Looking at Website Videos Through a Business Lens

iwc video blog Read Me a Story

Budgeting for a content marketing program takes a lot of time and thought, not to mention moolah. How much for design? How much for writing? How much for social media expertise? And sometimes the item that gets pushed down farthest on the list of priorities is a website video. It can seem like a luxury or an extra–something to think about down the road when all of the basics are up and running.

I’ve written about the importance of a website business video in previous posts and even in an eBook. The statistics for 2018 continue to bear this out. According to Hubspot, emails with videos deliver a 200-300% increase in click-through rates. SmallBizTrends found website videos gave a 40% boost to traffic. Unbounce reported putting a video on a landing page increases conversion rates up to 80%. In addition, there are numerous studies on how many more times videos are shared and how they result in sales.

Staggering as those statistics are, videos can be cost-prohibitive. While there’s something to be said for a professional, albeit pricey, custom creation, there are also some less expensive ways to jump on the moving-pictures bandwagon.

Read Me a Story

Sometimes I’m just too lazy or too tired to read. That’s when I can really appreciate having the blog read to me. Kathy Roberts, the neat lady behind thetidytutor.com, sends out an email with an organizational hack each day. When you click the link you find a 500-word blog geared toward slobs like me. About halfway through the text, you see an embedded video, essentially an audio recording of the blog.

Not only is the voiceover engaging and lively with motivating inflections, but every few sentences are punctuated with cute clip art, photos, doodads and drawings on post-it notes. If you want, you can just sit back in your pile of unfolded laundry and listen. A video like this costs very little to produce (since there are no sets, actors or scripts) and goes a long way toward adding interest to your site. I’ve seen this being used more lately by news services like The New York Times, The Washington Post and NPR to give subscribers a choice of reading the print or listening to the reporter.

The Third-Party Interview

If you’re lucky enough to be featured on local television or radio, this is valuable video gold. Just ask the media to provide you with the digital file. This can be one of the truest representations and introductions to your company’s business model. One of the best I’ve seen recently is a relatively new company called ebth.com. The newswoman who interviews the CEO covers all you need to know about Everything But The House, the innovative online estate sale company. The CEO appears confident, enthusiastic and convincing as he lays out the benefits of his unique service.

There are no studio, talent or production expenses for this high-quality video because those were paid for by the news station when they made it for their own program. While it’s not an endorsement, a one-on-one interview has the cache of mainstream media coverage. Caution: I’ve seen the media interview approach staged for infomercials and it’s always obvious and cheesy. I don’t recommend doing that. Wait until you have a real interview to include.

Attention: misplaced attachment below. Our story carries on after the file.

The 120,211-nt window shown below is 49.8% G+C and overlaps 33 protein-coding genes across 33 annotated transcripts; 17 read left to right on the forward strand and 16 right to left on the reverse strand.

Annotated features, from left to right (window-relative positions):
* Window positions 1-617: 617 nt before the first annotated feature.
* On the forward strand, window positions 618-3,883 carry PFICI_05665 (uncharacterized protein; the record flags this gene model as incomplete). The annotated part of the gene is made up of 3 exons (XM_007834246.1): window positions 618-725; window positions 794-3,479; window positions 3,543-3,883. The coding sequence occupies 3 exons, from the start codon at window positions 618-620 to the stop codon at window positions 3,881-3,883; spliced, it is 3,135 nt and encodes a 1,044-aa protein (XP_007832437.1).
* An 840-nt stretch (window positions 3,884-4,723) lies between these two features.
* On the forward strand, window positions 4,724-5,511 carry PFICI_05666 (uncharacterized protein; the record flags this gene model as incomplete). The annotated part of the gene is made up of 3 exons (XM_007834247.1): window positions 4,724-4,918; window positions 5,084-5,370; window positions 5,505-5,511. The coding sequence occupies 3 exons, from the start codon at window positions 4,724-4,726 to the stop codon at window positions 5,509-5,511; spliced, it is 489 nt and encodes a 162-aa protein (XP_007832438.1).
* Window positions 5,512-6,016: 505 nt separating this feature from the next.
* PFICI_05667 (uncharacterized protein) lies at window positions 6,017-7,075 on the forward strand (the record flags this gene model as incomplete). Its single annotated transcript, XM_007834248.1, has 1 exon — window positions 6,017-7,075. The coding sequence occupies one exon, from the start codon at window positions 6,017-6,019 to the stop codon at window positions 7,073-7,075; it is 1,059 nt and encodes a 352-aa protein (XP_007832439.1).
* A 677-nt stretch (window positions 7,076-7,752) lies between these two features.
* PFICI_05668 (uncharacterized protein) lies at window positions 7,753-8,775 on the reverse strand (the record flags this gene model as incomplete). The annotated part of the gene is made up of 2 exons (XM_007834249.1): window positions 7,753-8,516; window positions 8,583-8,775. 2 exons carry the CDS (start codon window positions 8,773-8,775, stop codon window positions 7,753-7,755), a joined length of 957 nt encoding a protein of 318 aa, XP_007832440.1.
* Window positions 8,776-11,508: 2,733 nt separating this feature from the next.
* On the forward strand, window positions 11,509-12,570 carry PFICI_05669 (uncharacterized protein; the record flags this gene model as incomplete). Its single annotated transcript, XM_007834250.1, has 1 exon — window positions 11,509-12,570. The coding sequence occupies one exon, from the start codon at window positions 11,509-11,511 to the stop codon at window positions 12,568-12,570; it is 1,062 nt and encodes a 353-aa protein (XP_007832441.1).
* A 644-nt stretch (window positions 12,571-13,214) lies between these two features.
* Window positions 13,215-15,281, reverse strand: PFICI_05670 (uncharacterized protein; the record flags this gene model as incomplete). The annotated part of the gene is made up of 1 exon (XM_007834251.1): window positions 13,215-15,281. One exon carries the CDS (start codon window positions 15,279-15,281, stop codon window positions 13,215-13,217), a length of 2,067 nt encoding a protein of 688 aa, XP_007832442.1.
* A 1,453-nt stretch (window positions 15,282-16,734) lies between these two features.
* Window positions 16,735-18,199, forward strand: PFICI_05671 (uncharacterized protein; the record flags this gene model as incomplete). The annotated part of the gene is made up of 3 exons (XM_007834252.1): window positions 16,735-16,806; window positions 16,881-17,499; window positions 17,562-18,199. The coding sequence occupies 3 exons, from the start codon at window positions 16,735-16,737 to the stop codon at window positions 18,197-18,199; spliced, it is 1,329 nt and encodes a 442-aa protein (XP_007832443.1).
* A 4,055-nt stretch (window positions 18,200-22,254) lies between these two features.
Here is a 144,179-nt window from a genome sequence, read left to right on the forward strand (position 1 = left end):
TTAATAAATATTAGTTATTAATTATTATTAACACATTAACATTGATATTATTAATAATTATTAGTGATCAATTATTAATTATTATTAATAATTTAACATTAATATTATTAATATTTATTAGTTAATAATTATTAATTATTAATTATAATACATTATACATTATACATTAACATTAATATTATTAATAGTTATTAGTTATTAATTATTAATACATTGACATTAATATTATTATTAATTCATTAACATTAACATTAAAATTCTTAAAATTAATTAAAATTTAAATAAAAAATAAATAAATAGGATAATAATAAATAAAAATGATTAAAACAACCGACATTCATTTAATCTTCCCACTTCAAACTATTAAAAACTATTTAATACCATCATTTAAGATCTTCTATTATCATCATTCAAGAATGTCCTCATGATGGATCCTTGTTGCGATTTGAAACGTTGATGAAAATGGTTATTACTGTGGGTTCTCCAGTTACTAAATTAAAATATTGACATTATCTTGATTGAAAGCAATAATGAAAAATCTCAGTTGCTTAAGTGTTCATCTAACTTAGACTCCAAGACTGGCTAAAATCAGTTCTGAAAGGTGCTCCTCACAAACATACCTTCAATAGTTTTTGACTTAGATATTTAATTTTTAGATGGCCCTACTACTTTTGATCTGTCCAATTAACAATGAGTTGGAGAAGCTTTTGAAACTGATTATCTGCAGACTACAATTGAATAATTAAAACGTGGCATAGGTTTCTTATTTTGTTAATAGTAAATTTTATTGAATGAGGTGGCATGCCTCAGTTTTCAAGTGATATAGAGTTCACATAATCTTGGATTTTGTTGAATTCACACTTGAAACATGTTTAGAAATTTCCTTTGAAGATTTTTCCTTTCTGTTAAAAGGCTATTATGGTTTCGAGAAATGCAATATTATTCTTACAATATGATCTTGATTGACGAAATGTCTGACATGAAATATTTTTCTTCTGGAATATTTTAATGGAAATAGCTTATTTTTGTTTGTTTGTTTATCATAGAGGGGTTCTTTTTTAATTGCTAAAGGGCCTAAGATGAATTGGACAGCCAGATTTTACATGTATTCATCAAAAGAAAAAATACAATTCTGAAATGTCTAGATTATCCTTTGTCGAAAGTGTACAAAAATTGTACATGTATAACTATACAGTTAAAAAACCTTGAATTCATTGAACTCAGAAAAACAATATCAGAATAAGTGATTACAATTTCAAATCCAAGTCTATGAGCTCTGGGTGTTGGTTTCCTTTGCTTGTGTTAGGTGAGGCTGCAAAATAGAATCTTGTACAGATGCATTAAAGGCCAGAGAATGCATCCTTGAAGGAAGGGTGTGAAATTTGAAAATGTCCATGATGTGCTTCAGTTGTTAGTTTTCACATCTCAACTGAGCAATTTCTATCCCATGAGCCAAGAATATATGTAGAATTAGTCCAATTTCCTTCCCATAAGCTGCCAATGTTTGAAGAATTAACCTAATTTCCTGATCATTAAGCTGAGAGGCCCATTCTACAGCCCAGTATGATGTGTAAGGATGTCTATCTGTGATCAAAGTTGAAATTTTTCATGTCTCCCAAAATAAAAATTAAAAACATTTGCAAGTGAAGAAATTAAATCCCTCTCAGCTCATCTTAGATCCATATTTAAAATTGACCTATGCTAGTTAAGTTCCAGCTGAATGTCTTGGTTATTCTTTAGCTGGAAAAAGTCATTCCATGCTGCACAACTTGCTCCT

We Bring You (Snooze) The Webinar

In the past, the 10-15 minute live-streaming instructional video known as the webinar had about as much appeal as a timeshare pitch at the Holiday Inn. Break out the flip board and felt markers. There really has been a revolution in the medium.

When done right, there can be super interesting exclusive content and a sense of community around sharing a class. In most cases, participants opt-in ahead of time showing interest and volunteering their emails. Registered participants have to be on their device during the specified time to ask questions and live chat. Not too much preparation is required if you want to conduct a plain-vanilla meeting. But if you want to take advantage of this low-cost visual option, which can then run repeatedly on your site, you’ll need the help of video marketing experts in addition to quality scriptwriters, a personable presenter, camera, tripod and plenty of Sharpies.  

What’s Your Background?

You’ve heard of background music, elevator music, Muzak – generic songs that sound sort of like the original, but watered down and wimpy. These facsimiles create a specific mood, usually upbeat, wholesome, not too sexy for the workaday world or grocery aisle. The visual equivalent of background music is the continuously-looping background video, made either specifically for your business using proprietary images and locations or pulled from one of the many stock providers.

Only background videos aren’t weak and wimpy at all. In fact, there are really talented cinematographers around the world filming people, places, food and factories exclusively for the stock video market. Musicians are creating original tunes for the market, too. Artists are designing state-of-the-art computer graphics that carrousel continuously to evoke a particular mood or emotion.

It’s been proven. Every business owner can use a video on their website. Whether explaining how to improve a golf swing or the benefits and features of a new, improved widget, videos are cool. They’re engaging. They make people hang out on your site longer and are oh-so-sharable. And when your website video is optimized for SEO, you’re 50 times more likely to interest Google, which can improve your search ranking. So make the video or take the action to connect with one of our video experts. We can make your website video aspirations a reality for one low, affordable price.

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